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Michael Frayn
Theatre Royal Bath & Jonathan Church Theatre
Festival Theatre, Malvern

Haydn Gwynne (Margrethe Bohr) and Malcolm Sinclair (Niels Bohr) Credit: Nobby Clark
Philip Arditti (Werner Heisenberg) and Malcolm Sinclair (Bohr) Credit: Nobby Clark
Malcolm Sinclair (Bohr), Philip Arditti (Heisenberg) and Haydn Gwynne (Margrethe) Credit: Nobby Clark

Michael Frayn once said his work was all about how we interpret the world, which plainly exists "only through our consciousness of it."

Nowhere does he examine that idea more profoundly than in Copenhagen, a speculation about nuclear physicist Werner Heisenberg’s visit to his old mentor Niels Bohr in that city in 1941.

Exactly what was said is disputed. Heisenberg is working on the German nuclear programme, and wants to know whether the Allies are also trying to build a bomb. But why?

Espionage seems too crude an explanation. Does he want Bohr to send a message that such a project would be unviable scientifically, so that neither side will pursue it? Or does he want to ensure that if it can be done, the Germans will have the weapon first?

It becomes clear that Heisenberg has held back crucial information from his master, Albert Speer, as a result of which the latter has diverted support elsewhere in the arms development programme. But at the same time, Heisenberg and his team are working furiously on a reactor capable of achieving the necessary critical mass to produce fissile material.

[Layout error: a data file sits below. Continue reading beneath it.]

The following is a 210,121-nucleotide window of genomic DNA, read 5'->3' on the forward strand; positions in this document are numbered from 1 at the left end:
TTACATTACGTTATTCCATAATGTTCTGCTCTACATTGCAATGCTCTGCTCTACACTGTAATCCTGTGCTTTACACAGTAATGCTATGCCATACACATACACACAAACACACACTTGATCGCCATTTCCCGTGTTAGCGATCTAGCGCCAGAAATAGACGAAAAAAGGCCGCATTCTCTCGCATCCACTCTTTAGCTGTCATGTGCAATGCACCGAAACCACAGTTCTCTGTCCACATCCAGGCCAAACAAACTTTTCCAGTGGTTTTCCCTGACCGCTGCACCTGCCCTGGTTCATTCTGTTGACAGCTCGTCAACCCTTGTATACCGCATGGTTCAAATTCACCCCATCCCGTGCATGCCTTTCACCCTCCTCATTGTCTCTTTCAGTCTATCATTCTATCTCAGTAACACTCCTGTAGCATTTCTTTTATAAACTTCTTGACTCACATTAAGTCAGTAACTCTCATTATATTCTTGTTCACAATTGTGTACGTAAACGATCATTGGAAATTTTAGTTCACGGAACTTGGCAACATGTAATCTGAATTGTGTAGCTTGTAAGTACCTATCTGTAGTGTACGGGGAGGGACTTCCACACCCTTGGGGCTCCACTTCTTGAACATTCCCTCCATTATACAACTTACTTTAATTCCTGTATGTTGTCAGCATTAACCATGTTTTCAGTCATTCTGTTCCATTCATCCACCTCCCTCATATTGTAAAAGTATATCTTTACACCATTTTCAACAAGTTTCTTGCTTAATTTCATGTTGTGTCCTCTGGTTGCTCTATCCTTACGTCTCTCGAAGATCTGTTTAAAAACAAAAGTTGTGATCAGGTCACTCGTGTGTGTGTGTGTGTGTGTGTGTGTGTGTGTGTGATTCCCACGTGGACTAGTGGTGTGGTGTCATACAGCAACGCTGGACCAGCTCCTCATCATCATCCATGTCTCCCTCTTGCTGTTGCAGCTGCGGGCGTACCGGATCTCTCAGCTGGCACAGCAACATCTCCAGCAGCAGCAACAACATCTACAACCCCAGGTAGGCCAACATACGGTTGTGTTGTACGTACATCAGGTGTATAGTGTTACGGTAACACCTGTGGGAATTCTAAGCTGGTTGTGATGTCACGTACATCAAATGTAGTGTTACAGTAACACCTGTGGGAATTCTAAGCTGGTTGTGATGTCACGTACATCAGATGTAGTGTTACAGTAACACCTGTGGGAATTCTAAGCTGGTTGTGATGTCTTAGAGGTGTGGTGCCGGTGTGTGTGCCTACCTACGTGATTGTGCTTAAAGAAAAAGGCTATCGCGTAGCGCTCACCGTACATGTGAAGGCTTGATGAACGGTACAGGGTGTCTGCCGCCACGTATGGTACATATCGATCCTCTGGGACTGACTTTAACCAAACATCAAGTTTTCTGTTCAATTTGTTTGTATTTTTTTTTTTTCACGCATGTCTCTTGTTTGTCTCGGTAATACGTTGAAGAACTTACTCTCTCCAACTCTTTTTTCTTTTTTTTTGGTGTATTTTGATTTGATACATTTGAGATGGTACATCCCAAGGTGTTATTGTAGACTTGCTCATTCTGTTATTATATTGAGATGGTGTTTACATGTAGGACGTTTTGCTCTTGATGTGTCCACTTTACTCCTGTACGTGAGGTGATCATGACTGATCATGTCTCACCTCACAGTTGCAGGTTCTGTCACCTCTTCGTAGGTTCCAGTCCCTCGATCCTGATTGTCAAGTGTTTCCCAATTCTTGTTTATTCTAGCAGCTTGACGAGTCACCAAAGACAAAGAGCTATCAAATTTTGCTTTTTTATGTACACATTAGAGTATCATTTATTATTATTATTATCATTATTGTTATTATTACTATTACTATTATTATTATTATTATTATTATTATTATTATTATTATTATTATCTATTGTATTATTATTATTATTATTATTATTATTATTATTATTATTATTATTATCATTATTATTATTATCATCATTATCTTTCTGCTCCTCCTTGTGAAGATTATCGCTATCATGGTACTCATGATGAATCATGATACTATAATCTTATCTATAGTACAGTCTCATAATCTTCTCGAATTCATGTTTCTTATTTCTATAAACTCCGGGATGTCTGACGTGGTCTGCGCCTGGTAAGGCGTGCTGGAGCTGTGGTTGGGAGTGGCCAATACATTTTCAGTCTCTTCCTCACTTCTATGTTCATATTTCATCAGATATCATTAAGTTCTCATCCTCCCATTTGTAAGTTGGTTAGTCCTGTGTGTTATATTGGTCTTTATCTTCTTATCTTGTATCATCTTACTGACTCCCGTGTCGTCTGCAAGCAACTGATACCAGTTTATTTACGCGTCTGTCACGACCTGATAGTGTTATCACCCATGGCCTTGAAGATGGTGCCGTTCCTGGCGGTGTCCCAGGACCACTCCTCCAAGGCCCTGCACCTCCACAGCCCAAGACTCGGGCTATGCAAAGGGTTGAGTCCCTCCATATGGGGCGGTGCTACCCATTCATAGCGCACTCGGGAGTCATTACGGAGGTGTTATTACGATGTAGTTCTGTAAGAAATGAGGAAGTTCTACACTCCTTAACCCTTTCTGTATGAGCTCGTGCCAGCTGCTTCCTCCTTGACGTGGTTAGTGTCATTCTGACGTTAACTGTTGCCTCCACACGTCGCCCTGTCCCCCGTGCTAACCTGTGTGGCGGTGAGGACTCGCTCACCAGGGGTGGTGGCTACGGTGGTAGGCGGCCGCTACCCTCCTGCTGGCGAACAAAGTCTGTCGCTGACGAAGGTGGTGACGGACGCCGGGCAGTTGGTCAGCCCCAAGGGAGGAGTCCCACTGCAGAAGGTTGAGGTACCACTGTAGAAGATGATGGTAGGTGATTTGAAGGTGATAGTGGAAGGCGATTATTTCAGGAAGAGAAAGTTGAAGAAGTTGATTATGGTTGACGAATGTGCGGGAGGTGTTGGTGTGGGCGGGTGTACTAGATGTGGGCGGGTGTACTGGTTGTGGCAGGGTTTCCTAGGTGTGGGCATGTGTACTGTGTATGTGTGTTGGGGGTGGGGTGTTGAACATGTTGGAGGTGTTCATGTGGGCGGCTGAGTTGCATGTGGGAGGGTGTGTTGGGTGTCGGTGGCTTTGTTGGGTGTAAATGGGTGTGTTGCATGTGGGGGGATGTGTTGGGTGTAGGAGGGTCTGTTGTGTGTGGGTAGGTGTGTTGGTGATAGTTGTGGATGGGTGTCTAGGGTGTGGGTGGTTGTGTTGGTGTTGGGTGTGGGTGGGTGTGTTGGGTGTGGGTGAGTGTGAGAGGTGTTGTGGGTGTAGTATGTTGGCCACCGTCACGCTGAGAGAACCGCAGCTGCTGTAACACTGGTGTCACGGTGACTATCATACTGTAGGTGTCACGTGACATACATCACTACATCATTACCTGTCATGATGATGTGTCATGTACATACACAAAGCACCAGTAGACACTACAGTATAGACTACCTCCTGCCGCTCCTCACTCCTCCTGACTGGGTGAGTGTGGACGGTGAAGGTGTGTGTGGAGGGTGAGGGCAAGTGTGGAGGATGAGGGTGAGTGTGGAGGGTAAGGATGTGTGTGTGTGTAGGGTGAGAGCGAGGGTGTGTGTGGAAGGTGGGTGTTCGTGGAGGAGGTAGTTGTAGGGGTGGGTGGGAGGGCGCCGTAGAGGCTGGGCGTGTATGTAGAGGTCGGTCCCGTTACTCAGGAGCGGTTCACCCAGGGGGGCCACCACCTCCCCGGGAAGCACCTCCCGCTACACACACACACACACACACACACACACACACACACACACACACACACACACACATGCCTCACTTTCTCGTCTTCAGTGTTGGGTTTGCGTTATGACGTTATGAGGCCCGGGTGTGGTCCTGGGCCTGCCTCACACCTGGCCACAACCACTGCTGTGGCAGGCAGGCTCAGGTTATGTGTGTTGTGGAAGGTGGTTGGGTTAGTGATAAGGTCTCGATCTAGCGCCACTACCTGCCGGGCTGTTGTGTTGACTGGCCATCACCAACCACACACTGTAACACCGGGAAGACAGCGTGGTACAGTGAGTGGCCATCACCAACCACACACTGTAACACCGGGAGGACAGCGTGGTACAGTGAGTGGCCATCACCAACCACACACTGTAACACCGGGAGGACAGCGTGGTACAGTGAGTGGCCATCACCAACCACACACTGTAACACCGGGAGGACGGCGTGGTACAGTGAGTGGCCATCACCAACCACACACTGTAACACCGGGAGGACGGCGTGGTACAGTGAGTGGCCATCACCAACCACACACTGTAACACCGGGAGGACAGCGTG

So did he come to seek absolution? The play offers no moral judgement: Heisenberg did not in fact produce a bomb, Bohr did—having escaped from Nazi-controlled Denmark, he worked closely with Oppenheimer at Los Alamos. On the other hand, Heisenberg was working for Hitler, Bohr for the Allies. It is as if one needed quantum ethics as well as quantum mechanics.

There is inevitably a lot of technical detail in the play, that is fascinating even without necessarily requiring understanding, often introduced by way of anecdote.

The play shifts its time frame, sometimes looking backwards toward that 1941 meeting, re-examining the conversation and its consequences from different angles. The cast are all excellent, packaging the science in small, digestible doses, riding a wave of friendship and suspicion, co-operation and rivalry.

Philip Arditti’s Heisenberg comes across as the former brainbox at the front of the class with his hand ever raised, a boy-grown-man with few friends, socially gauche, making the wrong smalltalk, dressed to conform. And yet there seems a pathos by the end in his desire for approval.

Malcolm Sinclair plays the fatherly Bohr, perfectly capturing the conflict between loyalty to friend and to country, admiration for his star pupil and horror at what he might create.

It takes his wife Margrethe, a pitch-perfect Haydn Gwynne, to relate the scientists’ abstract world to a personal level. In this universe of approximations, in which there is no absolute measurement, she points out that the only person the observer cannot see is themselves.

Heisenberg, she says, is like one of his particles—in two positions at the same time. And the reason he has come is a simple one, not exculpation or for secret information or for the sake of humanity. But out of pride. But there are many versions of the past and it seems as good an explanation as any.

The play is directed by Emma Howlett, with a set design by Alex Eales. The first production in London in 1998 featured a large white disc on the floor, which lighting designer James Farncombe acknowledges here with a great luminous O over the stage, like the circumference of an atomic cloud or to symbolise a continuous chain reaction.

Copenhagen continues its tour to Cambridge Arts Theatre and the Rose Theatre Kingston.

Reviewer: Colin Davison